“Organizational Ecology in China” by Professor Dean Xu
STRATEGY PHD WORSHOP
Professor Dean Xu
Department of Management
This seminar focuses on the organizational ecology in the world’s second largest economy. Multiple organizational (ownership) forms exist in the ecological space of a country, including various kinds of foreign entrants and local firms. Extant research suggests that when a new organizational form emerges, it suffers from a liability of newness; existing forms either crowd out or transfer legitimacy to the new form. Similarly, when foreign firms enter a host country, they suffer from a liability of foreignness and are likely to be crowded out by local firms. Under such circumstances, some forms or populations of foreign firms can borrow legitimacy from others and enhance their survivability. However, significant gaps exist as to how foreign firms can overcome their liability of foreignness through intra‐ and inter‐population legitimation, and how local firms are impacted by the changing densities of foreign firms. In this seminar, I will discuss existing literature as well as two working papers aimed at filling these gaps, with China as the empirical context. Students are asked to familiarize themselves with the relevant literature listed below:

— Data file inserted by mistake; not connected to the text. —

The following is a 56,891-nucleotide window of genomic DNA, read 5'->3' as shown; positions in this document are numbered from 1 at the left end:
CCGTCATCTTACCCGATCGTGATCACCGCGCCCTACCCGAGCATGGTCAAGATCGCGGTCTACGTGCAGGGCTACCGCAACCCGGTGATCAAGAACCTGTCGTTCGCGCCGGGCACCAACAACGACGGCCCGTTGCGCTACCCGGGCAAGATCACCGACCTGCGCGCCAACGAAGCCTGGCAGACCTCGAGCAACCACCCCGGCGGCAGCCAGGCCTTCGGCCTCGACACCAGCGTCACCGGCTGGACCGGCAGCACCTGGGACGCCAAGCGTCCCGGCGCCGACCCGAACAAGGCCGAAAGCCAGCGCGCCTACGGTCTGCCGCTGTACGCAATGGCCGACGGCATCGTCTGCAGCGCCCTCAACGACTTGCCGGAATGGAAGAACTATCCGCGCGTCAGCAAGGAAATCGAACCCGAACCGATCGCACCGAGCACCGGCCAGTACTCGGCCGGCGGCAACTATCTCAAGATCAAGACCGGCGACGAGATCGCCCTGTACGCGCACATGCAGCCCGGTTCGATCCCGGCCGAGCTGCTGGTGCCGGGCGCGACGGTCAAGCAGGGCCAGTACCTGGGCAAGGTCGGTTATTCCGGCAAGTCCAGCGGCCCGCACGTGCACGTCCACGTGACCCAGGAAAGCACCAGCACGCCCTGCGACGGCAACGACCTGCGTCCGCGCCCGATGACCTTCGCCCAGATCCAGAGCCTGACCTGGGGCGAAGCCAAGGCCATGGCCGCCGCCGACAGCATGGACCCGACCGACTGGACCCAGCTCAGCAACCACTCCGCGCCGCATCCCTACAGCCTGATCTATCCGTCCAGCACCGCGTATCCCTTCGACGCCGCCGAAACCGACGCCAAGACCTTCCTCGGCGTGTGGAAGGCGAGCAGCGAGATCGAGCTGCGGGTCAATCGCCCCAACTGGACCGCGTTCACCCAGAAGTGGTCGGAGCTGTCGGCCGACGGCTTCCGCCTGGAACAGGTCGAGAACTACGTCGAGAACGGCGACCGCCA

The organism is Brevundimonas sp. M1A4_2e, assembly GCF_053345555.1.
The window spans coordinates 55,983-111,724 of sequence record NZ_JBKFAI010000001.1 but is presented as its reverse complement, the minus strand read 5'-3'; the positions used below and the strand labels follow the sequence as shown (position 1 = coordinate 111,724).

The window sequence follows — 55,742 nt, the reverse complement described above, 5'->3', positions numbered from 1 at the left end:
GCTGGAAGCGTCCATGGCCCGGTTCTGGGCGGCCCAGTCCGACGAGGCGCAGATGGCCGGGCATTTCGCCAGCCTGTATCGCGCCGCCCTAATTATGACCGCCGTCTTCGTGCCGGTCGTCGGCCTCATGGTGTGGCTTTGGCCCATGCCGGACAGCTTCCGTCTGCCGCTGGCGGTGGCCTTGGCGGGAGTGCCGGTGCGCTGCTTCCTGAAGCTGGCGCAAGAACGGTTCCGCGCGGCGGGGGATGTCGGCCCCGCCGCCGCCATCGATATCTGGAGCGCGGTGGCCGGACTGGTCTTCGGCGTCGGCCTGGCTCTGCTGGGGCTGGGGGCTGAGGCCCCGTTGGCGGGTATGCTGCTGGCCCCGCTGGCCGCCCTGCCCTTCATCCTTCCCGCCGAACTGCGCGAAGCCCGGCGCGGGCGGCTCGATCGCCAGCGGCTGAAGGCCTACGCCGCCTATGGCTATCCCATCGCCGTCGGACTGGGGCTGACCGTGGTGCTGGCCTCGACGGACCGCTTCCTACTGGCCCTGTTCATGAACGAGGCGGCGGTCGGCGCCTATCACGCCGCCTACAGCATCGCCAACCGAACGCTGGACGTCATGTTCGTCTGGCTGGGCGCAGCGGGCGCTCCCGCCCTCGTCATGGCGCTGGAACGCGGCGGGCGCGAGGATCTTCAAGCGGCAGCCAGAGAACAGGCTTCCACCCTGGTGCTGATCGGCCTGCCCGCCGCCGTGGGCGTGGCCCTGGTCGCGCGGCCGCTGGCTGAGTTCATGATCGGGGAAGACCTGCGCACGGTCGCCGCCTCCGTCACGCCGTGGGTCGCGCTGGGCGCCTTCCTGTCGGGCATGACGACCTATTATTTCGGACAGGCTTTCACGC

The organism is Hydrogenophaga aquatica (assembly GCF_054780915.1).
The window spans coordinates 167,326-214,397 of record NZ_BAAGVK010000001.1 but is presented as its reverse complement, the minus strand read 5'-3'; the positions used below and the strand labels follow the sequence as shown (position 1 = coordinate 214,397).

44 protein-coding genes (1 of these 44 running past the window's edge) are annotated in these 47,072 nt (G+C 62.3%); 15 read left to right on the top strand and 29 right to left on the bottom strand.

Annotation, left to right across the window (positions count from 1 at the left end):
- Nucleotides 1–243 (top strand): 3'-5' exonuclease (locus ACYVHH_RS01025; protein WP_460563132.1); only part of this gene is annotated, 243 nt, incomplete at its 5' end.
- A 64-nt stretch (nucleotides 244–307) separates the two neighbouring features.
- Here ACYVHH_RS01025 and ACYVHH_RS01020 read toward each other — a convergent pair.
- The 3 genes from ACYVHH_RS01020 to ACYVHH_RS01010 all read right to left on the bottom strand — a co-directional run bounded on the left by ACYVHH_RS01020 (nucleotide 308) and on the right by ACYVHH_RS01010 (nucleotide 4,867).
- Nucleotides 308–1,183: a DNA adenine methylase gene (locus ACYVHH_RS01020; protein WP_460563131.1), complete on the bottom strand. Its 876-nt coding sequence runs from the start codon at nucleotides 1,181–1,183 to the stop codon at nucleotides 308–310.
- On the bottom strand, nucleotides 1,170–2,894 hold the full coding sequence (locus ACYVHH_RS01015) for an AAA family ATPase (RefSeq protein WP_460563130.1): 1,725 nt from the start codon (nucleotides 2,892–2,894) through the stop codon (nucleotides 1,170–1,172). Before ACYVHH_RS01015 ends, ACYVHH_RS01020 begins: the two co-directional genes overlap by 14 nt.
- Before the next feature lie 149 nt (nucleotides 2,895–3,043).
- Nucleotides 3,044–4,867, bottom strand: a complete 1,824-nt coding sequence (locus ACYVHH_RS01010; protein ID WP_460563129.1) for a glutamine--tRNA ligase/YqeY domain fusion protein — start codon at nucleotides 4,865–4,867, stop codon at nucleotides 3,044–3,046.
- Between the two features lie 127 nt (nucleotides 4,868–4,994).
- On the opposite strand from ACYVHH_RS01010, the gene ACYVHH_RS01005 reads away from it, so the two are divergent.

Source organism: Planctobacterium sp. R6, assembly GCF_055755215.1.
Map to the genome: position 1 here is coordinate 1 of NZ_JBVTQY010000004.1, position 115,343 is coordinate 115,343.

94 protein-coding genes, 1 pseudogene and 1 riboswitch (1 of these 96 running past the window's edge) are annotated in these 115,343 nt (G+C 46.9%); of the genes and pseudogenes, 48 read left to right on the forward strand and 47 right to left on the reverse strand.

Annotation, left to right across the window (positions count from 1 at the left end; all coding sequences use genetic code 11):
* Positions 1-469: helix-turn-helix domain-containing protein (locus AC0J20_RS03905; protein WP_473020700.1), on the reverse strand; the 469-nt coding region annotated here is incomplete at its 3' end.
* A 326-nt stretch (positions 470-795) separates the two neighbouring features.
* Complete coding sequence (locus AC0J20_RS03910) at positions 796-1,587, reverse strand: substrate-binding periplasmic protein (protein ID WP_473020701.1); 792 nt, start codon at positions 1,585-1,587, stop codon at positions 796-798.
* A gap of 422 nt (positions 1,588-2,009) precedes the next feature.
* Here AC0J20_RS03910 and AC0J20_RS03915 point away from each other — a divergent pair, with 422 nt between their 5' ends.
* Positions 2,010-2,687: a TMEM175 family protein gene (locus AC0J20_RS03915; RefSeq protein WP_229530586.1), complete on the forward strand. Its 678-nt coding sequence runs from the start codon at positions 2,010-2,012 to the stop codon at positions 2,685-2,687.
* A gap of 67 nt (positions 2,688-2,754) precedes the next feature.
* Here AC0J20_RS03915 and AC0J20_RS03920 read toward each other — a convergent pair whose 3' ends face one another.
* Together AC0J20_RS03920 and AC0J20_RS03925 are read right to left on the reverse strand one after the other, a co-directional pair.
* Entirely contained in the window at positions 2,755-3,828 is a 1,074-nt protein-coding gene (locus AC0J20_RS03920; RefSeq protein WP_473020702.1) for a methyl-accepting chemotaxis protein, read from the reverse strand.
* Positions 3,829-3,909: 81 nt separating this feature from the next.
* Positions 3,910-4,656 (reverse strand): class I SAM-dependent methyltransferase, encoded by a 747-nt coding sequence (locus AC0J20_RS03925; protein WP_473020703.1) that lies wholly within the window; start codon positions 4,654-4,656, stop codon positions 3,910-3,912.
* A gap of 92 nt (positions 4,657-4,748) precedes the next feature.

- Kuilman J, Li JT (2009) Grades of membership and legitimacy spillovers: foreign banks in Shanghai, 1847‐1935. Academy of Management Journal 51(2): 229‐245.
- Li JT, Yang JY, Yue DR (2007) Identity, community, and audience: how wholly owned foreign subsidiaries gain legitimacy in China. Academy of Management Journal 50(1): 175‐190.
- Xu D, Lu JW, Gu Q (2014) Organizational forms and multi‐population dynamics: Economic transition in China. Administrative Science Quarterly 59(3): 517‐547.
- Zhou C, Van Witteloostuijn A (2010) Institutional constraints and ecological processes: Evolution of foreign‐invested enterprises in the Chinese construction industry, 1993–2006. Journal of International Business Studies 41(3): 539–556.